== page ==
You have been referred for a neuropsychological assessment to measure and evaluate your thinking and behaviour through interview, observation and testing.
The psychologist will have information about you from your doctor and others who have been providing treatment or been involved in your rehabilitation. You will be asked questions about yourself and your accident.
You will be asked questions about your current medications and drug or alcohol use as these can influence your thinking ability and test performance.
You will be given a range of tasks to complete to estimate your abilities in a number of areas. The testing can take up to six hours to complete. Breaks are provided as needed. Sometimes testing may be done over more than one day.
The assessment may cover cognitive areas (thinking skills) such as:
- general intellectual level
- memory and learning
- attention and concentration
- planning and organisation
- problem solving
The psychologist will analyse the interview, other information and the test results carefully and write a report. They may also discuss the results with your doctor, therapists, case manager, Compulsory Third Party (CTP) insurer (if relevant), Lifetime Care and Support Authority (LTCSA) coordinator (if relevant) and solicitors. The report will also be sent to these people.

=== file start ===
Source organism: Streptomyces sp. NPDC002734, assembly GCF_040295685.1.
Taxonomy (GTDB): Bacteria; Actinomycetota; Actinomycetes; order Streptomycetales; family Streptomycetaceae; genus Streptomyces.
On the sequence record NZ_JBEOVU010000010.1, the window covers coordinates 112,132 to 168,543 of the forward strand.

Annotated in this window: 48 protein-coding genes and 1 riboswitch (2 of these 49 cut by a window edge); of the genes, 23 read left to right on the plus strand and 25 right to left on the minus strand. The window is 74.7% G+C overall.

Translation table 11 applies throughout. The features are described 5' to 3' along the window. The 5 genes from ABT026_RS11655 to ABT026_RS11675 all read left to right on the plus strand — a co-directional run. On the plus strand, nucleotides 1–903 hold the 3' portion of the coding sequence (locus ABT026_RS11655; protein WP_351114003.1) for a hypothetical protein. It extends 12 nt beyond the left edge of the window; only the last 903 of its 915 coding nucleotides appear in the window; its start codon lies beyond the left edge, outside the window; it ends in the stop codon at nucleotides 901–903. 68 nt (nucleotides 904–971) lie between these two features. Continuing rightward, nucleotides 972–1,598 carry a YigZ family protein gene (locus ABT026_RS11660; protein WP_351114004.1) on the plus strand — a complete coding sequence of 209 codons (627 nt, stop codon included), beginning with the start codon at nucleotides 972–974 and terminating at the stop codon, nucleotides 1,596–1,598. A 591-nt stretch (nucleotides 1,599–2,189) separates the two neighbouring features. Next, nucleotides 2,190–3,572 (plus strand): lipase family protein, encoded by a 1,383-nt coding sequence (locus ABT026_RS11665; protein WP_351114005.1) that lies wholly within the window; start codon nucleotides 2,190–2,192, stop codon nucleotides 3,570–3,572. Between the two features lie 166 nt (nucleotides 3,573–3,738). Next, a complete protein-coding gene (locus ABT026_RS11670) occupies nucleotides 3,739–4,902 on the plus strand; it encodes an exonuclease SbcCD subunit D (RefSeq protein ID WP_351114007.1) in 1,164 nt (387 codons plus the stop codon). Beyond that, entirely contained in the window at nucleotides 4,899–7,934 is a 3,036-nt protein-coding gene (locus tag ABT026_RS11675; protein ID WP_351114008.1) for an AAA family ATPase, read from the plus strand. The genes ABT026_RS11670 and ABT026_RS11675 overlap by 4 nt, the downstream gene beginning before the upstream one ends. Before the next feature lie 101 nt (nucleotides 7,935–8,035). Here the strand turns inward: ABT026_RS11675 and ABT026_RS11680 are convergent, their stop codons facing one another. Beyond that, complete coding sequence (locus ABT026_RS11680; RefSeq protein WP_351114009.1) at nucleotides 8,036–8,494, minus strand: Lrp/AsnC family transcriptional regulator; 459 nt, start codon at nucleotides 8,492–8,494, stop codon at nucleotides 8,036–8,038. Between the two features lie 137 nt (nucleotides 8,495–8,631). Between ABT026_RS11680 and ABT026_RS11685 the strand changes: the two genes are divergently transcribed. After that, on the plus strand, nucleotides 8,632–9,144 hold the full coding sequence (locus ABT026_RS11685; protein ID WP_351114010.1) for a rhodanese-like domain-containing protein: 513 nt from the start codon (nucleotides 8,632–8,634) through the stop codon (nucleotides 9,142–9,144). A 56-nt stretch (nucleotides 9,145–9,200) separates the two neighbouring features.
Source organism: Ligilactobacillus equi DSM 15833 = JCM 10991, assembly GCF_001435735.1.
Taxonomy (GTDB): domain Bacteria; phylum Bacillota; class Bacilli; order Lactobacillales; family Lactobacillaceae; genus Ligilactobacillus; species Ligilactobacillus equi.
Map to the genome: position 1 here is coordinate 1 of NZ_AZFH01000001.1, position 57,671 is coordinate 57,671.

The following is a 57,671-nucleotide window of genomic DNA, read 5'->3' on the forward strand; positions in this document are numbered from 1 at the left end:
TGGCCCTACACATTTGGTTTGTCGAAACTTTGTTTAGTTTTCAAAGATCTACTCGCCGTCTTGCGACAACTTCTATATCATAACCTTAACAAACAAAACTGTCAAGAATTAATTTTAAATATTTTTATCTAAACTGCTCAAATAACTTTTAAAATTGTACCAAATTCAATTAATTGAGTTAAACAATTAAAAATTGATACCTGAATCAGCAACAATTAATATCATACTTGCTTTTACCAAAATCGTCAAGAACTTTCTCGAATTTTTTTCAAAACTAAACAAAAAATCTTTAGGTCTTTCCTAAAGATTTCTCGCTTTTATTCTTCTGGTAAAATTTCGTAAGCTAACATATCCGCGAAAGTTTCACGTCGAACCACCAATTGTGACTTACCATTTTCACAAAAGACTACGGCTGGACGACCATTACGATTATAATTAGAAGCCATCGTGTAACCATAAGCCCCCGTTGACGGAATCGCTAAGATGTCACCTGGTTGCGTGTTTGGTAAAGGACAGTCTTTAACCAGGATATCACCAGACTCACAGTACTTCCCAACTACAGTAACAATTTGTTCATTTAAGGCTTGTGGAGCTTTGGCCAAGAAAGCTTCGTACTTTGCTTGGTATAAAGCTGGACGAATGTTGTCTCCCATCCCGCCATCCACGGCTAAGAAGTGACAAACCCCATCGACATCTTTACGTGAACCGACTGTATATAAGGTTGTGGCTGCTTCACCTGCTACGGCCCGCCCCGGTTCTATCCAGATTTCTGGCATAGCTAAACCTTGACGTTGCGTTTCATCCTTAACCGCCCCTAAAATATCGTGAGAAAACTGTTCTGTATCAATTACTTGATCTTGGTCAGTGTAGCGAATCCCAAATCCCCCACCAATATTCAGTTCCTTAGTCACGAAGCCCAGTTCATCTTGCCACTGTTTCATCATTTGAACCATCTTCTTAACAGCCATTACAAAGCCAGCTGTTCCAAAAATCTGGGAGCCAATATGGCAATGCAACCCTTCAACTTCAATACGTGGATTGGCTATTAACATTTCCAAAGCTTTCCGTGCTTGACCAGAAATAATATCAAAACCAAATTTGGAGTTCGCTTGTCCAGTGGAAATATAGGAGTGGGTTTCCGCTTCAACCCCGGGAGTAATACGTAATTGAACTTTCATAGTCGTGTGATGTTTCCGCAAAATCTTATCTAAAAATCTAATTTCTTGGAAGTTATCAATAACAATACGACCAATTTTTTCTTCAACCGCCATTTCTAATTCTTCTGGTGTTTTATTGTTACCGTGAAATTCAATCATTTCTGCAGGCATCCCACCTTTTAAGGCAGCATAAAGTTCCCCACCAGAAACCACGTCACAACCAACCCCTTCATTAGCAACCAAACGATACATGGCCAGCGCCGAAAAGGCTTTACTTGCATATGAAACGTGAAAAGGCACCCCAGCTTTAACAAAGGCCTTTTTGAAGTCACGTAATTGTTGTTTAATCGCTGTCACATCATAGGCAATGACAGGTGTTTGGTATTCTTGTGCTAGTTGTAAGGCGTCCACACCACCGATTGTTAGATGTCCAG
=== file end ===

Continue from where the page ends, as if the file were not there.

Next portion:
Psychologists who have undergone specialised training in this area can conduct these assessments. These psychologists are experienced in detecting changes in thinking processes, memory and behaviour that may be the result of brain injury.
Assessments help by identifying strengths and weaknesses. They are used for decisions about study or work and other areas of your life after the injury. They can also be used to help make decisions about other services that may assist you in your recovery and rehabilitation.
The results also help the CTP insurer/LTCSA and solicitor to manage your case. Neuropsychological assessment reports are shared between your treating doctor, therapists, your solicitor and the insurer and their solicitor.
The assessments may be repeated to help the psychologist measure both short and long term recovery but repeated assessments can make results less useful. If assessments are being organised by different people contact your case manager/coordinator, treating doctor or solicitor.
It is important that assessments are at least one year, and ideally two years apart (except in specific circumstances).
Your reading glasses (if required), any school reports, results or certificates from any courses you have completed.
Family members or significant others attending the assessment may also be asked some questions as part of the evaluation. However, this person will not be with you during testing.
The psychologist will be able to detect if you are not attempting tasks to the best of your ability. If this occurs the assessment may be stopped. Genuine problems will be detected in the tests.
You should not bring children (unless the child is the injured person) with you as the assessment takes several hours and requires your full attention.
You should not drink any alcohol on the day of assessment. Only take medication that has been prescribed by your doctor.
If you have any questions about your appointment, contact the person who has organised it for you.